Foreclosures, fraud & the big fight
Rallied neighborhoods, picketed banks, blocked Dumpsters, packed courtrooms
Published: February 20, 2013
Two events held last week appeared only tangentially connected — at first glance, anyway.
The first was a rally held by a coalition focused on helping homeowners fend off foreclosure and eviction. The other was a press conference on the fifth floor of the Coleman A. Young Municipal Center, outside the offices of the city of Detroit’s Law Department.
In regard to the latter, a Freedom of Information Act request has been filed seeking to have the city turn over 10 years’ worth of records related to all contracts and agreements between the city and “banks or brokerage houses relating to the purchase of bonds, interest rate swaps, pension obligation certificates, hedge fund derivatives, termination or default agreements, or other forms of debt…”
The request was initially filed in early January by David Sole, a retired city of Detroit employee, but it is really part of a larger group effort aimed at finding out exactly how banks and bonding agencies have been putting the screws to Detroit through a series of complicated and convoluted financial machinations.
Although the city was supposed to have provided the requested material within no more than 15 working days, it has yet to be turned over. As a result, a lawsuit was launched last week in an attempt to force the city to provide the requested documents.
What connects the rally and the FOIA lawsuit is the claim that the big banks and Wall Street have wreaked havoc in Detroit, both in terms of forcing individuals from their homes — helping to devastate the city’s tax base — and by engineering complicated financial maneuvers that have helped saddle the city with a crippling debt burden.
Trying to draw attention to both issues is attorney Jerome “Jerry” Goldberg, a self-described radical who has been in the trenches of the home foreclosure battle since at least 2007.
He’s not alone, of course. A small group of activists and attorneys have been working to protect homeowners from foreclosure and eviction since forming the Moratorium Now! Coalition nearly six years ago.
From the outset, the coalition has been urging officials, ranging from the mayor of Detroit to the governor of Michigan to the president of the United States, to utilize a Depression-era law that authorizes them to declare a state of emergency and order a halt to home foreclosures.
At the rally, held Wednesday evening at metro Detroit’s AFL-CIO union headquarters, activists were still at it, passing out petitions calling upon President Barack Obama to “protect our neighbors from foreclosure and our communities from blight by requiring Fannie Mae and Freddie Mac, mortgage investors operated by the federal government, to reduce principal on overvalued mortgages and halt the foreclosure of hard-pressed homeowners.”
As numerous victims of foreclosure pointed out at the rally, current federal policies are actually encouraging banks to foreclose. That’s because, instead of taking a loss, lenders are often recouping 100 percent of a mortgage’s value. Those who are taking the hits are the people losing their homes, and U.S. taxpayers, who, while making sure that the banks don’t suffer the consequences of bad loans, are being left holding homes worth only a faction of what they were once valued.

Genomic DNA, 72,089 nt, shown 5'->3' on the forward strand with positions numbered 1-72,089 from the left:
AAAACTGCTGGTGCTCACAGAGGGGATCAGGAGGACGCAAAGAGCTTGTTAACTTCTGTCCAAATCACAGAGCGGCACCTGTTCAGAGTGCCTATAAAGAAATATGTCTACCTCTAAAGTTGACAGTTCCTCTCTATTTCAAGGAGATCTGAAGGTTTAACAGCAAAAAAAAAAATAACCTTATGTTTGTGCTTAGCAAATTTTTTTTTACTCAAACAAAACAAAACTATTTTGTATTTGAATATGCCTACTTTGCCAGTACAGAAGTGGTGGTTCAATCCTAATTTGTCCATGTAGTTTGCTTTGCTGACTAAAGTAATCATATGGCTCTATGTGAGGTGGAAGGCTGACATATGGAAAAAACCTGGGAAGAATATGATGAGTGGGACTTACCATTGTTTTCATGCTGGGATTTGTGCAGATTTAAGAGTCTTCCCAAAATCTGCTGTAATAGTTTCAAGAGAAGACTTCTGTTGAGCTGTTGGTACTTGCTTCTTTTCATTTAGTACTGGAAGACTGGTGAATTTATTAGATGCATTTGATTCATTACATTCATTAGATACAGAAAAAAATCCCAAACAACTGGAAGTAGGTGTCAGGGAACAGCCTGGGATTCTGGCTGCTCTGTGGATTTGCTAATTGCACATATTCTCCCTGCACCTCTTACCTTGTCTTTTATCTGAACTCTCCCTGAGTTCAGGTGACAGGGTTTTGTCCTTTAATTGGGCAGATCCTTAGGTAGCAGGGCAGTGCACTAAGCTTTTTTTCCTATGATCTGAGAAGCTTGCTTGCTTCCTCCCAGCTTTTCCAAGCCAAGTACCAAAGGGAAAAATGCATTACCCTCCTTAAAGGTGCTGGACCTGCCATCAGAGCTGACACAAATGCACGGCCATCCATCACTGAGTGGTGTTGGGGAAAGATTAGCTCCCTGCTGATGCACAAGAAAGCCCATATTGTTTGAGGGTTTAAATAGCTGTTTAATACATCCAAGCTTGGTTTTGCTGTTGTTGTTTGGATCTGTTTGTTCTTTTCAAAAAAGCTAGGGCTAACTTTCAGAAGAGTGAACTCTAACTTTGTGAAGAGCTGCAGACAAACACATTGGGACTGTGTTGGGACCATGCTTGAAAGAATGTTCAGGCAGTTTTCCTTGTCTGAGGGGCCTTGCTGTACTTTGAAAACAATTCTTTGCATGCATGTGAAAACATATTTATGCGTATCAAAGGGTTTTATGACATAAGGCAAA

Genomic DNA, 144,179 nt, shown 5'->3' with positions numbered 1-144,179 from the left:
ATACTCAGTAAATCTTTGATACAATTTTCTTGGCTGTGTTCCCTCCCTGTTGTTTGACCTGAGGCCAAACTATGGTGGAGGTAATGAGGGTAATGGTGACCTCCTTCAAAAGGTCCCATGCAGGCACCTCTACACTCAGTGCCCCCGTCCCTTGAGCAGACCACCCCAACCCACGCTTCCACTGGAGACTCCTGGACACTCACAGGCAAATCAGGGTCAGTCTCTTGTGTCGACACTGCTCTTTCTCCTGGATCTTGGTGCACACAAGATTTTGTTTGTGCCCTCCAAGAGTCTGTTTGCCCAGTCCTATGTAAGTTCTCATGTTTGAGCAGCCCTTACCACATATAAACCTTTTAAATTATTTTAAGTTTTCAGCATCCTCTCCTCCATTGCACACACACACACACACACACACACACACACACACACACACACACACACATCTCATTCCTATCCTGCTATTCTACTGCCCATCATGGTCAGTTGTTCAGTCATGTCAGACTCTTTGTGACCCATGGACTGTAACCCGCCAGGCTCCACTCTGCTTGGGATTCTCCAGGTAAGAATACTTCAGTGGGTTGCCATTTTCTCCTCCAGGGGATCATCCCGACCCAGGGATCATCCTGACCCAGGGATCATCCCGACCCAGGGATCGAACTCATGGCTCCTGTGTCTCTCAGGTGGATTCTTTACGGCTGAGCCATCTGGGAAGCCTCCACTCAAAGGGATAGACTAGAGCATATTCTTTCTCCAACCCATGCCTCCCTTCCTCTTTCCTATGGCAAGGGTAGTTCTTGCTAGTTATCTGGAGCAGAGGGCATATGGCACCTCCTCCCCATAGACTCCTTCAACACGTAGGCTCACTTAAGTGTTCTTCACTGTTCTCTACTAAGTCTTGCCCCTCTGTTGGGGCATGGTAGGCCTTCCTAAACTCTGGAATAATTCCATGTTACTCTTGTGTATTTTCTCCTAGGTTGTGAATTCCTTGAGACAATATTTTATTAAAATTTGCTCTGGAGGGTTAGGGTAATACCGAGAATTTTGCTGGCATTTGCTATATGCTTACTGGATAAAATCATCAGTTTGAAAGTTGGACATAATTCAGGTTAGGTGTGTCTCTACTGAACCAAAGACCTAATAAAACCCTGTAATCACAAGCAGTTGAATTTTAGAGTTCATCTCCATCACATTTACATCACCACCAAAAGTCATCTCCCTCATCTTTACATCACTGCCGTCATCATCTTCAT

Among those speaking at the event held by the Detroit Eviction Defense coalition — which is made up of homeowners, neighborhood groups, community activists, local unions and faith-based organizations — was Bob Goss of Troy. After losing his auto company job in 2008, Goss thought he would be able to keep his home when he discovered the federal Home Affordable Modification Program, or HAMP.
Instead, what he got was a runaround from the bank he was dealing with. After submitting the required paperwork via certified mail, he was repeatedly told that first one piece of information and then another was missing, Goss said.
“They said they lost page four, then they lost page six, then they lost part of my tax information,” he told the gathering of about 120 people. “They lost this, and then they lost that.”
Finally, he came to realize that it was “really a game being played here.”
He didn’t realize just how sinister the game was until, thinking that he had successfully modified his mortgage agreement, and making 22 monthly payments, his home was still foreclosed on and sold at a sheriff’s sale last year.
He has remained in his home while fighting the foreclosure in court.
“The system,” he said, “bulldozes over everybody.”
He’s right in that the devastation has been widespread. Organizers billed last week’s rally as an attempt to help homeowners battered by “Hurricane Fannie,” and described what’s happened in southeast Michigan as a “hurricane without water,” leaving people homeless and local governments devastated by the blight and decimated property tax revenues foreclosures have caused.
There was, however, another aspect of this story that the members of Detroit Eviction Defense wanted to spread.
It is this: Applying public pressure works.
As noted in the flier promoting Wednesday’s event: “We support alternative legal strategies and nonprofit finance to keep people in their homes. We have rallied neighborhoods, picketed banks, blocked Dumpsters, packed courtrooms, and marched on government offices to stop foreclosures and evictions.”
In the years that the folks from Moratorium Now! and others have been fighting to keep people in their homes, what they’ve learned is that the courts cannot be depended on to protect the rights of homeowners. Lenders have teams of well-paid attorneys skilled at convincing courts to move people out of their homes.
Attorney Joe McGuire — who first became involved in this issue as part of the Occupy movement — pointed out that what works is taking this fight to the streets.
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